Do you have a cloud exit strategy? Here’s one clear path.

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The federal government’s march to the cloud has, at times, seemed more like a cautious ballet than anything else. While cloud-based projects are slowly rolling out, much of the agency emphasis is on private or community clouds as opposed to public providers. Security and data handling concerns play a role in this "tiptoeing," but another reason is far more insidious: the fear of lock-in.

The Federal Shared Services Implementation Guide, the agency blueprint to the cloud, makes it very clear that government entities engaging in cloud computing need a clear “exit strategy” for anything as a service. It might seem ridiculous to consider how one should migrate from a technology before it is even implemented, but when it comes to the cloud, being able to get your data out is just as important as getting it in. It's about choice and control.

The best and brightest solutions... for now

Obviously, failing to have a clear cloud exit strategy leads agencies right into the same trap that they have long tried to avoid. Being locked into a single proprietary cloud provider means the best vendor at the best price may no longer be an option because the time and effort to exit the service is so high.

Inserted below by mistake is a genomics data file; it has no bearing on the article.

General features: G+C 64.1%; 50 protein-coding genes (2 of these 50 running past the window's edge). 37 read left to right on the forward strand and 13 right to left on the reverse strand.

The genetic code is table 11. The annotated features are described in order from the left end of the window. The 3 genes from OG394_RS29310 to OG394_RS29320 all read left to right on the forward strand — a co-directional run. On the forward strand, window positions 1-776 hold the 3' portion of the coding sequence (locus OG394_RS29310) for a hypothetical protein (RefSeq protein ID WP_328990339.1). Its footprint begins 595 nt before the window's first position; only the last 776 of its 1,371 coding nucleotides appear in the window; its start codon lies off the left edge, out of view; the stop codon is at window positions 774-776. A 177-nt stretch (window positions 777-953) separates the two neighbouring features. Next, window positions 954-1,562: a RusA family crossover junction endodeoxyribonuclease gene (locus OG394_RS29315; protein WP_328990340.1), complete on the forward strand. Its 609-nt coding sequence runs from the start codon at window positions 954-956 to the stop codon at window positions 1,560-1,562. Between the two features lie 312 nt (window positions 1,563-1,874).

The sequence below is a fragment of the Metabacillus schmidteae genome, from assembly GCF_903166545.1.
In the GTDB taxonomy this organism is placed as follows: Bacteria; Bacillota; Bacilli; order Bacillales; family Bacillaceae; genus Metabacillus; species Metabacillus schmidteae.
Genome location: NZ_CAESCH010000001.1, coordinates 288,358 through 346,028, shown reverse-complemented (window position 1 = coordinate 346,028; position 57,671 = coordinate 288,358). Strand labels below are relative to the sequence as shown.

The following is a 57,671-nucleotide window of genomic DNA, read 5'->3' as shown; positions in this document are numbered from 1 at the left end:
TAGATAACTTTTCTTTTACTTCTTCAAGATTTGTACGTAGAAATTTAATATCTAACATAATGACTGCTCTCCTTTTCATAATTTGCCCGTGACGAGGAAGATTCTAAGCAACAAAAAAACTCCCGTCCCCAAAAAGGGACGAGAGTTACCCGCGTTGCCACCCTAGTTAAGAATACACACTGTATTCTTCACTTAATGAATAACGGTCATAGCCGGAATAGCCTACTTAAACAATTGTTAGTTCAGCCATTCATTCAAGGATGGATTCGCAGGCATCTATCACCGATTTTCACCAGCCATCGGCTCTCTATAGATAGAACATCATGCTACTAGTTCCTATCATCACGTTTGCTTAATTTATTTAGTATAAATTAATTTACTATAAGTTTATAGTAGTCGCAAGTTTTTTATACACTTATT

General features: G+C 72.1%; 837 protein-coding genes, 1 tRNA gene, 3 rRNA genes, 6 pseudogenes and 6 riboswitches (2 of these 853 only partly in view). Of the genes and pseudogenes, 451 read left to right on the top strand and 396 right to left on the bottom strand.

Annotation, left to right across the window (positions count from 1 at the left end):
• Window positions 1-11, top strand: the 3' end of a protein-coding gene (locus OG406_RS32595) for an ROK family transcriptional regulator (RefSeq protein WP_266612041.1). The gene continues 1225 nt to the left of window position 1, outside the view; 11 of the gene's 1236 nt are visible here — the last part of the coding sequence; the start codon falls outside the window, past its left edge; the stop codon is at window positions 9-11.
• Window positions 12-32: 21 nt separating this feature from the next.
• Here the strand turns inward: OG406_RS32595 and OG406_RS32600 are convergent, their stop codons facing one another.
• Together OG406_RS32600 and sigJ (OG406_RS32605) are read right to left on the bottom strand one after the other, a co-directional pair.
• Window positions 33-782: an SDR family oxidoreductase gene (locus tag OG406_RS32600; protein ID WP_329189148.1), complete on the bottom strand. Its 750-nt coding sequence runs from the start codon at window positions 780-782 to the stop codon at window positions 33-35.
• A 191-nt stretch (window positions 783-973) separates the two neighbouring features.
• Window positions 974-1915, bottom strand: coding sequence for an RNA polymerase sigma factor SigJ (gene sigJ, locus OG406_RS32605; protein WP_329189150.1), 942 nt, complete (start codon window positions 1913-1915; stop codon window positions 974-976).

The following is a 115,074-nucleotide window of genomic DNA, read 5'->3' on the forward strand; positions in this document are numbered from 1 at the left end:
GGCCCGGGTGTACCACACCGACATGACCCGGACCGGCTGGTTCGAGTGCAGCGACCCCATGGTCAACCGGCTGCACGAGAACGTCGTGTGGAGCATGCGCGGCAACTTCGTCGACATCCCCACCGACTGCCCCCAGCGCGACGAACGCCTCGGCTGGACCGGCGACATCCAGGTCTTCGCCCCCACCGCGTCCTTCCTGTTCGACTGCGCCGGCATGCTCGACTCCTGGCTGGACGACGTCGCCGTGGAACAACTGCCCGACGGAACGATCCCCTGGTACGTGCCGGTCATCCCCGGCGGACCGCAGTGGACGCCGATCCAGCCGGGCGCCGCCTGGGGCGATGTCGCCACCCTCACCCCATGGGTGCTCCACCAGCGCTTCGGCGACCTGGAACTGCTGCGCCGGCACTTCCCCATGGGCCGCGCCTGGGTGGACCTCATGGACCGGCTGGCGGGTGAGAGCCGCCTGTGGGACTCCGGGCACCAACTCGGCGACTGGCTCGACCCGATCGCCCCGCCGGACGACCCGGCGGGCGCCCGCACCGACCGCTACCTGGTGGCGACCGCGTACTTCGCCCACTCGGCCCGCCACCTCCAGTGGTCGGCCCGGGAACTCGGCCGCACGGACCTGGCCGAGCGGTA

The "gravity" of data also is a problem. If an agency’s data now lives off-premise and can only be accessed through that environment, the agency's options have suddenly narrowed considerably. The provider now has a functional monopoly on that agency data, and new workloads requiring that data will naturally accrete to the incumbent. It is now significantly harder to move to some incredible new service or more efficient vendor.

Agencies that ignore these lock-in issues are betting that the cloud provider they choose right now is the right provider for the next five to 10 years. When it comes to any technology, but especially emerging technologies like cloud computing, this will always be a loser’s bet.